Language Education


Mr Duluk interjecting:

The SPEAKER: The member for Waite is called to order.

The Hon. J.A.W. GARDNER: Ask me a question about TAFE, I dare you. I dare you to ask me a single question today about TAFE. I'm very pleased to get—

The SPEAKER: Minister, there is a point of order.

The Hon. A. KOUTSANTONIS: Point of order: the minister began immediately by debating his own question.

The SPEAKER: I have the point of order. The point of order is a rational one. Minister, could you please bring it back to the substance of the question, thank you.

The Hon. J.A.W. GARDNER: The member for Newland asks an important—

Mr Brown: No wonder they call him Mad Dog.

The SPEAKER: The member for Playford can leave for half an hour under 137A, thank you.

The honourable member for Playford having withdrawn from the chamber:

The Hon. J.A.W. GARDNER: The member for Newland asks a very important question about education, as is his wont, because he is very interested in ensuring that our students in South Australia get the best possible future and the best possible education. Part of our project before the election—part of our commitments before the election—was in relation to languages, as the member for Newland points out, and this is something that I know both sides of the house support: the importance of ensuring that our schools are well equipped to deliver STEM learning through appropriate infrastructure and professional development and that the opportunity to have excellent language studies is not lost.

We have seen a decline over the years in the number of secondary students undertaking language studies at stage 2 of the SACE. There are many things that have impacted upon that and we are looking at a broad range of things to address it. That is, of course, just one measure and part of it is of course a function. The number of year 12 students undertaking languages is a function of many things. One of them is that, when students undertake language studies in their earlier years, we must ensure that they get the best possible outcomes and that they have the best possible interactions and experiences in their early language studies.

We are doing work in holiday care in this space with the School of Languages. We are doing work in our primary schools and our secondary schools. Today, I am very pleased to provide the house with some information about some of the innovative work that is being done in the primary school space to support innovative programs in languages. Indeed, we have an innovative language education program, and program grants for five schools worth up to $50,000 each will support them to trial innovative approaches in proving the effectiveness, the quality and the sustainability of languages learning in the primary years.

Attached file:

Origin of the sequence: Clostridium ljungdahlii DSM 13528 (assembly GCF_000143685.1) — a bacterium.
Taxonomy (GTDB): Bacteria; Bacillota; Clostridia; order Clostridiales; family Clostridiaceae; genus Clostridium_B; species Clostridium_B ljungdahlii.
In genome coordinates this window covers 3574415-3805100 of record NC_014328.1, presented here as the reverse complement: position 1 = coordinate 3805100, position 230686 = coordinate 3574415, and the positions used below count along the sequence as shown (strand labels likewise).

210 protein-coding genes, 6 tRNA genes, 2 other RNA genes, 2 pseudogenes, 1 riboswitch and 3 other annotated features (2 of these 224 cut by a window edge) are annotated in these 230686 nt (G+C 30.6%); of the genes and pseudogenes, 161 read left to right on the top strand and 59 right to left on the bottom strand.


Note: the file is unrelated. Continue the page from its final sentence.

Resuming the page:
To qualify as innovative, the proposed projects had to creatively apply new knowledge, technologies, practices, pedagogies or structures to improve language education. They put forward their ideas to an expert panel, mostly of departmental staff, with the inclusion of the senior lecturer in languages at Flinders University as well, who assessed these pitches and put forward the five projects. We are delighted with the innovative thinking that was shown by our primary schools and, as reported by the panel, their desire to implement new knowledge and practices in language education.

I am pleased to advise that the successful schools are Leigh Creek Area School, Sandy Creek Primary School, Athelstone primary school, Goodwood Primary School and Seacliff Primary School. The Leigh Creek Area School will employ culturally responsive pedagogies and collaborate with community on country to build, strengthen and learn Adnyamathanha, the local Aboriginal language. The Sandy Creek Primary School will create a weekly multimedia broadcast station with their students and their Japanese sister school to increase daily use of Japanese in the school. The Athelstone primary school will explore the potential of augmented and virtual reality to provide connected and experiential language learning by providing immersive experiences in Italian within a virtual platform.

The Goodwood Primary School will produce a digital resource library to bring the Mandarin language into the mainstream classroom by linking it to other language learning areas in the curriculum. The Seacliff Primary School will work with parents and students to develop community-guided content and language-integrated learning programs in the mainstream classroom and across learning areas, such as for Japanese and science. These are excellent projects, and I look forward to seeing the work that is being done by these schools. Where there is successful implementation, we will see the learnings from them being shared across the entire system.